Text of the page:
Joe Biden’s Visit to the Middle East

US President Joe Biden will confront a daunting array of issues during his whirlwind visit to the Middle East from July 13-16.

Biden will spend the first leg of his trip in Israel. There he will meet the caretaker prime minister, Yair Lapid, and his predecessor, Naftali Bennett, who met Biden at the White House last August. Biden will also talk to Defense Minister Benny Gantz, and opposition leader and former prime minister Benjamin Netanyahu, who hopes to return to power after the next election in November.

In addition, Biden will confer with Palestinian Authority President Mahmoud Abbas in Ramallah.

After two days in Israel, Biden will fly to Jeddah, in the first direct flight from Ben-Gurion Airport to Saudi Arabia. There he will hold discussions with King Salman and his son, Crown Prince Mohammed bin Salman, and appear at an Arab summit attended by Gulf Cooperation Council countries — Saudi Arabia, Kuwait, Oman, Qatar, Bahrain and the United Arab Emirates — and Egypt, Jordan and Iraq.

Biden’s trip signifies that the United States intends to maintain, if not reinforce, its paramount position in the Middle East as Israel’s chief ally and to strengthen its cooperation with Arab allies such as Saudi Arabia and Egypt in the face of Iran’s destabilizing regional ambitions.

Biden seeks to convey the unmistakable message that the United States will deepen its national security interests in the area despite the current war in Ukraine, the geopolitical and economic challenges posed by authoritarian regimes in Russia and China, the lingering coronavirus pandemic, and the soaring rate of inflation in the West.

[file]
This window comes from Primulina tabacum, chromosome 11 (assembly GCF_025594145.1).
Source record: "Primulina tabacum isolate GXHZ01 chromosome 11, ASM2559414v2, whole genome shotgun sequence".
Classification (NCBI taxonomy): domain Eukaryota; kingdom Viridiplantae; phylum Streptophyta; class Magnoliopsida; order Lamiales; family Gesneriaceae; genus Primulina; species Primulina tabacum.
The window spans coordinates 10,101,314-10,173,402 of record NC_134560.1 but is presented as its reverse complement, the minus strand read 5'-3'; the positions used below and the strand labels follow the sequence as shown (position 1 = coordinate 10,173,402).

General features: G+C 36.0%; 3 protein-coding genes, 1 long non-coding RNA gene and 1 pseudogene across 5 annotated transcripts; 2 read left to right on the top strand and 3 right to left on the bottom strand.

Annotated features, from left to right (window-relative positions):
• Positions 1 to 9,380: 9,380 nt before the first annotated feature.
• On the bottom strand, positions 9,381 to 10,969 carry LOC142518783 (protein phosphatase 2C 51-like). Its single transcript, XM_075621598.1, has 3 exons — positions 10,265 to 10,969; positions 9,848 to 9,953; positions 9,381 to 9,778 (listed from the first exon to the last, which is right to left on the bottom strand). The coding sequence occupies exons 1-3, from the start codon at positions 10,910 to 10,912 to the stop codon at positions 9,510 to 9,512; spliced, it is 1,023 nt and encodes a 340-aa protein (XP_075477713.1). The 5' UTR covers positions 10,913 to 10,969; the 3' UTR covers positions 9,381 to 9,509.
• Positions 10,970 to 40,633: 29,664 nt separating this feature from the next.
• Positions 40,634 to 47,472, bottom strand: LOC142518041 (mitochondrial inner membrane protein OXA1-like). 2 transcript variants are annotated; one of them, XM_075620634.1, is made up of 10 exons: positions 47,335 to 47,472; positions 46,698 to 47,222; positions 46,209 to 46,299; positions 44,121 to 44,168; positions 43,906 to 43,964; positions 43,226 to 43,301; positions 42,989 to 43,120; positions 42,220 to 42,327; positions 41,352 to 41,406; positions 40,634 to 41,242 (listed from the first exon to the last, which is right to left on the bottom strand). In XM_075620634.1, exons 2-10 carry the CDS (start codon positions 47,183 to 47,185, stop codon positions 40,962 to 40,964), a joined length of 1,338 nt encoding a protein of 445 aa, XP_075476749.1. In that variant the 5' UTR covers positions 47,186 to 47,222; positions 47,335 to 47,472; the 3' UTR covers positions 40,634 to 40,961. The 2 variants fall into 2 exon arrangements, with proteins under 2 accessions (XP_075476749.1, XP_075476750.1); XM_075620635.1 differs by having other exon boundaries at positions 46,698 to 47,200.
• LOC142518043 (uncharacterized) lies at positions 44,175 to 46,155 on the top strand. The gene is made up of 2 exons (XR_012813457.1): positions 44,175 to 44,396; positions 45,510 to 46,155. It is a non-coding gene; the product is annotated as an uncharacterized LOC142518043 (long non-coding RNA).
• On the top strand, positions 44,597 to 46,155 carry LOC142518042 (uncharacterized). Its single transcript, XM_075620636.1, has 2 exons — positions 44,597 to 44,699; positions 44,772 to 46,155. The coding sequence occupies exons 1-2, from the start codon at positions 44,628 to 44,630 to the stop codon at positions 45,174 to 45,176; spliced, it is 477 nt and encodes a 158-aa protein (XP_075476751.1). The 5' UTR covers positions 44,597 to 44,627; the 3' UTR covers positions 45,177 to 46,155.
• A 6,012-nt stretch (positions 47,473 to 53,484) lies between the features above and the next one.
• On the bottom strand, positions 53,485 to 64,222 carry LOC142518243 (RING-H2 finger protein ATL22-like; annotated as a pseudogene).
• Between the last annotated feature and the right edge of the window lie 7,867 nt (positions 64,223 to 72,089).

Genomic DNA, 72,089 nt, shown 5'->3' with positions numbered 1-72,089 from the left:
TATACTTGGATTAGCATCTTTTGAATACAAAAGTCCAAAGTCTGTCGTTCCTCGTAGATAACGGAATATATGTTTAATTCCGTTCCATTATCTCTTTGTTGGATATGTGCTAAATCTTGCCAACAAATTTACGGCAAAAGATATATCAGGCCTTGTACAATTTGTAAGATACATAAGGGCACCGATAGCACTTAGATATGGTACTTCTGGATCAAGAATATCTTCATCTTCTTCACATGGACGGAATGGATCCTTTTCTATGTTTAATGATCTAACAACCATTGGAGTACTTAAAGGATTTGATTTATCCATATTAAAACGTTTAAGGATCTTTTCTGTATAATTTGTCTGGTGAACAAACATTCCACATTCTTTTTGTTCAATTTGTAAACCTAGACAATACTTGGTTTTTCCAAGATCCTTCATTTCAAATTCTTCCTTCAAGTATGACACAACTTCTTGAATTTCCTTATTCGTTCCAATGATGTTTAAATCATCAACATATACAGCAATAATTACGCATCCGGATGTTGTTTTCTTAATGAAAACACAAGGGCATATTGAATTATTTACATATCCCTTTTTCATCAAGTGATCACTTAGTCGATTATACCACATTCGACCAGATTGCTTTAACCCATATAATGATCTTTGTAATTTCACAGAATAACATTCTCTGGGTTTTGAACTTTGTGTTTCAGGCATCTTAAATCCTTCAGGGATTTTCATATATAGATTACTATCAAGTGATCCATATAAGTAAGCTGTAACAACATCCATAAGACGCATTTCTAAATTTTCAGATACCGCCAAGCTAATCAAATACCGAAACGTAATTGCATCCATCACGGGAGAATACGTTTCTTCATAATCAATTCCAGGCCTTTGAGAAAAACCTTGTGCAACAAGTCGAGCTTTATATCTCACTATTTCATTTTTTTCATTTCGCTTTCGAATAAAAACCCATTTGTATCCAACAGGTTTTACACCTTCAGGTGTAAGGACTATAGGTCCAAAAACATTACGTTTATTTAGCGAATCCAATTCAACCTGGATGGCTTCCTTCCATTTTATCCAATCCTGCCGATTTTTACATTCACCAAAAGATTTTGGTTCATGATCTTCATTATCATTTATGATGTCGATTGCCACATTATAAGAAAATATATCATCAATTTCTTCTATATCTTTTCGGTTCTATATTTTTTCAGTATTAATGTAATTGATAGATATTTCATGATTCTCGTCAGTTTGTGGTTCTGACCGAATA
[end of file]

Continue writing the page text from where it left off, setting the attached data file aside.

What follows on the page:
In short, Biden wants to assure Israel and Arab friends that they can count on him, and that the United States has no intention of disengaging from the Mideast.

Israel’s leadership regards Biden’s visit as a vital opportunity to achieve two strategic objectives: to reaffirm the “unbreakable” bond between Israel and the United States, and to devise a joint plan of action to slow down, if not stop, Iran’s budding nuclear program.

It was kept in check until Donald Trump, the former U.S. president, unilaterally pulled out of the 2015 Iran nuclear agreement in 2018. Since then, Iran has begun enriching uranium to unacceptable levels, alarming Israel and prompting the Mossad to accelerate its covert sabotage operations against Iranian nuclear facilities and personnel.

Israel opposes a return to the old accord, but would consider endorsing a stronger and longer agreement that effectively prevents Iran from progressing toward a nuclear capability, that curbs its ballistic missile program, and that dismantles its anti-Israel alliances with Syria, Hezbollah, Hamas and the Houthis in Yemen.

Since last April, the signatories of the agreement — Iran, the United States, Russia, China, Britain, France and Germany —  have been trying to resurrect it in negotiations in Vienna, but they have borne no fruit so far.

In the meantime, the United States has been building a regional air defence system to counter Iran’s arsenal of missiles and drones. Israel and conservative Arab states such the United Arab Emirates and Bahrain, which normalized relations with Israel under the 2020 Abraham accords, are in the forefront of this project.

“We are building a partnership with (Arab countries) to ensure a secure, stable and prosperous Middle East,” said Gantz recently.

Israel’s bilateral relations with these Arab states have grown tremendously since the Abraham accords and the decision by the United States in 2021 to shift Israel from U.S. European Command to the Central Command (CENTCOM), which is in charge of American operations in the Arab world.

Saudi Arabia, the seat of Islam and a major oil producer, has a cooperative relationship with CENTCOM, but in the absence of a resolution of Israel’s protracted conflict with the Palestinians, the Saudis are reluctant to recognize Israel and engage in normalization. By all accounts, King Salman is a vehement opponent of normalization, but the crown prince supposedly favors it.